The Coast to Coast Walk
St Bees to Robin Hood's Bay
By Terry Marsh
Guidebook to the Coast to Coast long-distance walking route from St Bees Head in Cumbria to Robin Hood's Bay in Yorkshire. At 190 miles (300km), this popular long-distance route can be walked in 2 weeks. With clear route description, maps, trek planner and accommodation guide. A separate 1:25,000 map booklet is included with the guidebook.
SeasonsAccommodation along the Coast to Coast walk may be busy in summer and higher, more remote, parts difficult in winter. Spring or autumn is ideal.
CentresSt Bees, Grasmere, Shap, Kirkby Stephen, Richmond, Ingleby Arncliffe, Grosmont, Whitby, Robin Hood's Bay
DifficultyThe C2C is a two-week route with total ascent of 6995m (22,825ft). Some remote stretches, especially walking on the North York Moors.
Must SeeThe Lakeland fells, Swaledale, Vale of Mowbray, North York Moors, cliff-top walks at Robin Hood's Bay
A guidebook to walking the Coast to Coast Path National Trail, originally conceived by Alfred Wainwright. Suited to experienced walkers, the 302km (188 mile) C2C passes through the Lake District, Yorkshire Dales and North York Moors to link St Bees on the west coast with Robin Hood’s Bay on the east.
The route is described from west to east, with a summary for hikers travelling in the opposite direction. It is presented in 13 stages of between 17 and 33km – perfect for a fortnight’s holiday – although longer itineraries are also suggested.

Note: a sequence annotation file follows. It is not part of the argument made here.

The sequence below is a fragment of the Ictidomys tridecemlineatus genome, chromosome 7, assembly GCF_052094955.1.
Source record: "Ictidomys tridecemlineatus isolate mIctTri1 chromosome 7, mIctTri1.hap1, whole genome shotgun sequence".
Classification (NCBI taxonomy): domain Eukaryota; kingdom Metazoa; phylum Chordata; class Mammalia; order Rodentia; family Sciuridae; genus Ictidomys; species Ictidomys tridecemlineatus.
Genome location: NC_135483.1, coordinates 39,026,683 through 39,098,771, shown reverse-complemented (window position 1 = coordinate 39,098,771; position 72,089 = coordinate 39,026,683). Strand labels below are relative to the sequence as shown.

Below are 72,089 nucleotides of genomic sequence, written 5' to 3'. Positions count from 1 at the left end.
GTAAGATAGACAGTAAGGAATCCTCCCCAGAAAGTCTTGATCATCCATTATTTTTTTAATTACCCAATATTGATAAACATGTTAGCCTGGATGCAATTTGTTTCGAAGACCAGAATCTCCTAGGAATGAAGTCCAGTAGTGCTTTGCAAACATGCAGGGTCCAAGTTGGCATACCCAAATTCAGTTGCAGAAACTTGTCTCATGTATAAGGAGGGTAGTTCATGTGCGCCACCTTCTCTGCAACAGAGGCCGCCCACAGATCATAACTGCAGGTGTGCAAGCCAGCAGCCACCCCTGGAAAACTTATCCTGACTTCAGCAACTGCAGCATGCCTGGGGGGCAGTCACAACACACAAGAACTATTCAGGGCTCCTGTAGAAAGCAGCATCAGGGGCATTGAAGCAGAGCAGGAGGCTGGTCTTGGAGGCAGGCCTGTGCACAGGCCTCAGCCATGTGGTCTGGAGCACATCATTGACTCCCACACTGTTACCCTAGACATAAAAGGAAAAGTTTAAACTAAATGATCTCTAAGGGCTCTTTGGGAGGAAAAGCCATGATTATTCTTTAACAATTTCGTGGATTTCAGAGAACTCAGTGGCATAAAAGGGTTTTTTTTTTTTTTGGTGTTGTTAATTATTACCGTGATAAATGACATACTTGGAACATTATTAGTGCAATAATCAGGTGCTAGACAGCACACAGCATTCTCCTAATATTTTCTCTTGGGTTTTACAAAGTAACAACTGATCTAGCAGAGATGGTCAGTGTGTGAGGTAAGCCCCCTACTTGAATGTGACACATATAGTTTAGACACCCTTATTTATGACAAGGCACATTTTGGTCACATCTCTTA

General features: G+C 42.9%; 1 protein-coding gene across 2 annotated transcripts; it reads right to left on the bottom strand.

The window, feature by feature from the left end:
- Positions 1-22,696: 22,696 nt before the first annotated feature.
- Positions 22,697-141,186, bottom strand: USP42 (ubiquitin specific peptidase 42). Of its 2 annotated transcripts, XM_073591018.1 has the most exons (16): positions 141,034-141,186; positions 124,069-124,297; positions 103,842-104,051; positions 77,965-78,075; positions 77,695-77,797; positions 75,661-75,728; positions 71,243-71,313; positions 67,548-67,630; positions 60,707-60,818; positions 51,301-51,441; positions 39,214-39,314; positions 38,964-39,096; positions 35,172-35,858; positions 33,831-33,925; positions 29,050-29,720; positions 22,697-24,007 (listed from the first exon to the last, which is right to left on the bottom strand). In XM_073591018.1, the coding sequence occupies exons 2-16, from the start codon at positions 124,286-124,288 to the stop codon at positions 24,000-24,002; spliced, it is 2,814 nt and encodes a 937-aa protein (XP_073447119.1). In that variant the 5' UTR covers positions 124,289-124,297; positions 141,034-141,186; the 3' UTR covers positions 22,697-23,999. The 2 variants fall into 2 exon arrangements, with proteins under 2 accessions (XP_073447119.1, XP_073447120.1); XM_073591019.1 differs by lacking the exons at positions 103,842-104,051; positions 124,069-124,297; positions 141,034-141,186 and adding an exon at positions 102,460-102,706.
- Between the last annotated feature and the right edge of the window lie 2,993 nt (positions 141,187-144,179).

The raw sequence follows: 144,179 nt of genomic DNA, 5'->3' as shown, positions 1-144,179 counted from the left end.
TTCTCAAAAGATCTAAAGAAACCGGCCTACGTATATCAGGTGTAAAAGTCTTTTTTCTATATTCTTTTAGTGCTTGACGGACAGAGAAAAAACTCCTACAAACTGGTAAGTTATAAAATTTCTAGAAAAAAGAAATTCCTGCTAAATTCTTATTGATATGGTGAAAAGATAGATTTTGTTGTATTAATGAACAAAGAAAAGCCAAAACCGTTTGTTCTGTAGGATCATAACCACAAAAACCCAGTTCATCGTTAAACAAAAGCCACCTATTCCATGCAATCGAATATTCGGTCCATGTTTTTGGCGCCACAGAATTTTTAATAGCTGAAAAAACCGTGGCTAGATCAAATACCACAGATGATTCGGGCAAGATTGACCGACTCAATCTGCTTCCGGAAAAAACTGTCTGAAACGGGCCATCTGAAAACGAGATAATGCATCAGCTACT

- Contains step-by-step description of the route alongside 1:100,000 maps and elevation profiles
- Includes a separate map booklet containing OS 1:25,000 mapping and route line
- Route summary table and trek planner showing the distribution of facilties and public transport along the route
- Accommodation listings
Table of Contents
Lancashire-born writer and photographer Dr Terry Marsh specialises in the outdoors and travel. He is the author or revision author/editor of over 100 guidebooks, including the award-winning Cicerone guides to the Coast to Coast Walk (first published in 1993), The Shropshire Way (1999) and Great Mountain Days in the Pennines (2013). Terry has a PhD in Historical Geography and is a fellow of the Royal Geographical Society (FRGS). He is a Life Member of the Outdoor Writers and Photographers Guild.View author profile
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